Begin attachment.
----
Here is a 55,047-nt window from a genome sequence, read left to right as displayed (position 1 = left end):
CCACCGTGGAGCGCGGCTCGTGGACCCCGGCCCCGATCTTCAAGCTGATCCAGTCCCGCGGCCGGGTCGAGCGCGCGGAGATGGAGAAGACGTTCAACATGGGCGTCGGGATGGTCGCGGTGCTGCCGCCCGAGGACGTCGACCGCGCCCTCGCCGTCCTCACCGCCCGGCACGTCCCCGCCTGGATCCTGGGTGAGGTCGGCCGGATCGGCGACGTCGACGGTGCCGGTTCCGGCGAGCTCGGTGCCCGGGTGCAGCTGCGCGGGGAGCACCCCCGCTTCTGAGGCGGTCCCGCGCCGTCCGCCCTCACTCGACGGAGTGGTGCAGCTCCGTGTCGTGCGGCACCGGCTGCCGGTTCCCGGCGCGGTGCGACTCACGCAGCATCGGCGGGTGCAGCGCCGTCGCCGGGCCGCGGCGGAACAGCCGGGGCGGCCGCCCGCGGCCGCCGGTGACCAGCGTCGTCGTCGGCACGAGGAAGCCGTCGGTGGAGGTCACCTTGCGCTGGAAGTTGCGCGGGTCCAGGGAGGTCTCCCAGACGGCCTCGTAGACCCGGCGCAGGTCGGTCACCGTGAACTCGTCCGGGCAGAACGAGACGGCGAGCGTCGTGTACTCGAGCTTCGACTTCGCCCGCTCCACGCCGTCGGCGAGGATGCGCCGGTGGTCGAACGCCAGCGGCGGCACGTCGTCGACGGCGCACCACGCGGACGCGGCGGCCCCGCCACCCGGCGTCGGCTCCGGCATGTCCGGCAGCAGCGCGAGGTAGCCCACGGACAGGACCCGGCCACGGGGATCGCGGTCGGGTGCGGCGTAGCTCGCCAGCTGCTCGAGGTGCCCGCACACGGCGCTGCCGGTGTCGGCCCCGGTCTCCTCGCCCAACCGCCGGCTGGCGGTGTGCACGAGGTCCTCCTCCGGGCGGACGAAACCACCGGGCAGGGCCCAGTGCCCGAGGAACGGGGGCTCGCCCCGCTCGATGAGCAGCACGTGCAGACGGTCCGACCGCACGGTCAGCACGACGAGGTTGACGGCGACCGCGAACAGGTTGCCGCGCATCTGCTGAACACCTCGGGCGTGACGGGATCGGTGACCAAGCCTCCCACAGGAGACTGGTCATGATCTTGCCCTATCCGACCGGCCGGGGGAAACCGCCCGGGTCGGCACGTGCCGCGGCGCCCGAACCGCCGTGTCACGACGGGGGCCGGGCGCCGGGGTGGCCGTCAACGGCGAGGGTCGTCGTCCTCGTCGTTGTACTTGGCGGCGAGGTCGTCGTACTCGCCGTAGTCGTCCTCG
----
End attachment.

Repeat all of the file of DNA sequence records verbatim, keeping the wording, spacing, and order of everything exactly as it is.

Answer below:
Here is a 55,047-nt window from a genome sequence, read left to right as displayed (position 1 = left end):
CCACCGTGGAGCGCGGCTCGTGGACCCCGGCCCCGATCTTCAAGCTGATCCAGTCCCGCGGCCGGGTCGAGCGCGCGGAGATGGAGAAGACGTTCAACATGGGCGTCGGGATGGTCGCGGTGCTGCCGCCCGAGGACGTCGACCGCGCCCTCGCCGTCCTCACCGCCCGGCACGTCCCCGCCTGGATCCTGGGTGAGGTCGGCCGGATCGGCGACGTCGACGGTGCCGGTTCCGGCGAGCTCGGTGCCCGGGTGCAGCTGCGCGGGGAGCACCCCCGCTTCTGAGGCGGTCCCGCGCCGTCCGCCCTCACTCGACGGAGTGGTGCAGCTCCGTGTCGTGCGGCACCGGCTGCCGGTTCCCGGCGCGGTGCGACTCACGCAGCATCGGCGGGTGCAGCGCCGTCGCCGGGCCGCGGCGGAACAGCCGGGGCGGCCGCCCGCGGCCGCCGGTGACCAGCGTCGTCGTCGGCACGAGGAAGCCGTCGGTGGAGGTCACCTTGCGCTGGAAGTTGCGCGGGTCCAGGGAGGTCTCCCAGACGGCCTCGTAGACCCGGCGCAGGTCGGTCACCGTGAACTCGTCCGGGCAGAACGAGACGGCGAGCGTCGTGTACTCGAGCTTCGACTTCGCCCGCTCCACGCCGTCGGCGAGGATGCGCCGGTGGTCGAACGCCAGCGGCGGCACGTCGTCGACGGCGCACCACGCGGACGCGGCGGCCCCGCCACCCGGCGTCGGCTCCGGCATGTCCGGCAGCAGCGCGAGGTAGCCCACGGACAGGACCCGGCCACGGGGATCGCGGTCGGGTGCGGCGTAGCTCGCCAGCTGCTCGAGGTGCCCGCACACGGCGCTGCCGGTGTCGGCCCCGGTCTCCTCGCCCAACCGCCGGCTGGCGGTGTGCACGAGGTCCTCCTCCGGGCGGACGAAACCACCGGGCAGGGCCCAGTGCCCGAGGAACGGGGGCTCGCCCCGCTCGATGAGCAGCACGTGCAGACGGTCCGACCGCACGGTCAGCACGACGAGGTTGACGGCGACCGCGAACAGGTTGCCGCGCATCTGCTGAACACCTCGGGCGTGACGGGATCGGTGACCAAGCCTCCCACAGGAGACTGGTCATGATCTTGCCCTATCCGACCGGCCGGGGGAAACCGCCCGGGTCGGCACGTGCCGCGGCGCCCGAACCGCCGTGTCACGACGGGGGCCGGGCGCCGGGGTGGCCGTCAACGGCGAGGGTCGTCGTCCTCGTCGTTGTACTTGGCGGCGAGGTCGTCGTACTCGCCGTAGTCGTCCTCG